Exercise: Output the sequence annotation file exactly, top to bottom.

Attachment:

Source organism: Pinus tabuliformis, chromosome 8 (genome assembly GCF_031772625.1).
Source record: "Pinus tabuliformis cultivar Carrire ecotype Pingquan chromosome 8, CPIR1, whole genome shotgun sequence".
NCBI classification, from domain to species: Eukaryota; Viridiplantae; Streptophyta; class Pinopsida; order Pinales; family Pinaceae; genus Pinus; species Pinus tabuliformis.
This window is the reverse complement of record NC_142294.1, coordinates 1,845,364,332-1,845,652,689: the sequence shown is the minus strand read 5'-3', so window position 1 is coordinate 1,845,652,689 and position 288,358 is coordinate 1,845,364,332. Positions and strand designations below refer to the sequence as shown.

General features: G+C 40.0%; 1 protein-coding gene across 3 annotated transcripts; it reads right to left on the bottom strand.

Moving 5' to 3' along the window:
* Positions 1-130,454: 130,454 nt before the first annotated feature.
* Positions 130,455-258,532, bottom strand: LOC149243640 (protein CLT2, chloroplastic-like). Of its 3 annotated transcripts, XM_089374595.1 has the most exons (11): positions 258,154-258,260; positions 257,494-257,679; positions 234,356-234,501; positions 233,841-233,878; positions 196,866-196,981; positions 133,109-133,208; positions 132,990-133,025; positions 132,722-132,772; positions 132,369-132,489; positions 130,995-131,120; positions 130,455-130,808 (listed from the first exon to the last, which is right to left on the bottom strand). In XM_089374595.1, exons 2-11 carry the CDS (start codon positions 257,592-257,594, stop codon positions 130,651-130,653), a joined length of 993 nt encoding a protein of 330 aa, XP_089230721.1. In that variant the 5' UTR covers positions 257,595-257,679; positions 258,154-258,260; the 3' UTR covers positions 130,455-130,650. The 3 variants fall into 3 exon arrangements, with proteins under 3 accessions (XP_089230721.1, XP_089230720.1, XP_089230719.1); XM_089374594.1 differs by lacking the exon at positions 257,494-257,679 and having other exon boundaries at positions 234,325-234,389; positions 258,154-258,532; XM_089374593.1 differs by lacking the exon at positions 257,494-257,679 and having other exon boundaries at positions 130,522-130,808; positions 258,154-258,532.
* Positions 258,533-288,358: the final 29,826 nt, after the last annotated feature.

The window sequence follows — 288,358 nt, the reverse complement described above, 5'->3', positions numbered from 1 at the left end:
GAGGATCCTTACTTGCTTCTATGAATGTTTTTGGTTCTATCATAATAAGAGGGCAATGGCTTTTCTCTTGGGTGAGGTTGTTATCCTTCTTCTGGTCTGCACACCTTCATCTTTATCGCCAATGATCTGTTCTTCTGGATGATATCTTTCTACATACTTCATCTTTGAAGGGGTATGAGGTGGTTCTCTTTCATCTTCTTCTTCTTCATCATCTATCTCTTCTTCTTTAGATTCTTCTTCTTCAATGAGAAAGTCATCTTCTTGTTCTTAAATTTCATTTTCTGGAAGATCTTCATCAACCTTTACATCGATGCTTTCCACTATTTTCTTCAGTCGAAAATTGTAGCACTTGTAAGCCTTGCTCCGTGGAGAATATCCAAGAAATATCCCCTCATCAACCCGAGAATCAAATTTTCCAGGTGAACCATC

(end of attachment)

Source organism: Pinus tabuliformis, chromosome 8 (genome assembly GCF_031772625.1).
Source record: "Pinus tabuliformis cultivar Carrire ecotype Pingquan chromosome 8, CPIR1, whole genome shotgun sequence".
NCBI classification, from domain to species: Eukaryota; Viridiplantae; Streptophyta; class Pinopsida; order Pinales; family Pinaceae; genus Pinus; species Pinus tabuliformis.
This window is the reverse complement of record NC_142294.1, coordinates 1,845,364,332-1,845,652,689: the sequence shown is the minus strand read 5'-3', so window position 1 is coordinate 1,845,652,689 and position 288,358 is coordinate 1,845,364,332. Positions and strand designations below refer to the sequence as shown.

General features: G+C 40.0%; 1 protein-coding gene across 3 annotated transcripts; it reads right to left on the bottom strand.

Moving 5' to 3' along the window:
* Positions 1-130,454: 130,454 nt before the first annotated feature.
* Positions 130,455-258,532, bottom strand: LOC149243640 (protein CLT2, chloroplastic-like). Of its 3 annotated transcripts, XM_089374595.1 has the most exons (11): positions 258,154-258,260; positions 257,494-257,679; positions 234,356-234,501; positions 233,841-233,878; positions 196,866-196,981; positions 133,109-133,208; positions 132,990-133,025; positions 132,722-132,772; positions 132,369-132,489; positions 130,995-131,120; positions 130,455-130,808 (listed from the first exon to the last, which is right to left on the bottom strand). In XM_089374595.1, exons 2-11 carry the CDS (start codon positions 257,592-257,594, stop codon positions 130,651-130,653), a joined length of 993 nt encoding a protein of 330 aa, XP_089230721.1. In that variant the 5' UTR covers positions 257,595-257,679; positions 258,154-258,260; the 3' UTR covers positions 130,455-130,650. The 3 variants fall into 3 exon arrangements, with proteins under 3 accessions (XP_089230721.1, XP_089230720.1, XP_089230719.1); XM_089374594.1 differs by lacking the exon at positions 257,494-257,679 and having other exon boundaries at positions 234,325-234,389; positions 258,154-258,532; XM_089374593.1 differs by lacking the exon at positions 257,494-257,679 and having other exon boundaries at positions 130,522-130,808; positions 258,154-258,532.
* Positions 258,533-288,358: the final 29,826 nt, after the last annotated feature.

The window sequence follows — 288,358 nt, the reverse complement described above, 5'->3', positions numbered from 1 at the left end:
GAGGATCCTTACTTGCTTCTATGAATGTTTTTGGTTCTATCATAATAAGAGGGCAATGGCTTTTCTCTTGGGTGAGGTTGTTATCCTTCTTCTGGTCTGCACACCTTCATCTTTATCGCCAATGATCTGTTCTTCTGGATGATATCTTTCTACATACTTCATCTTTGAAGGGGTATGAGGTGGTTCTCTTTCATCTTCTTCTTCTTCATCATCTATCTCTTCTTCTTTAGATTCTTCTTCTTCAATGAGAAAGTCATCTTCTTGTTCTTAAATTTCATTTTCTGGAAGATCTTCATCAACCTTTACATCGATGCTTTCCACTATTTTCTTCAGTCGAAAATTGTAGCACTTGTAAGCCTTGCTCCGTGGAGAATATCCAAGAAATATCCCCTCATCAACCCGAGAATCAAATTTTCCAGGTGAACCATC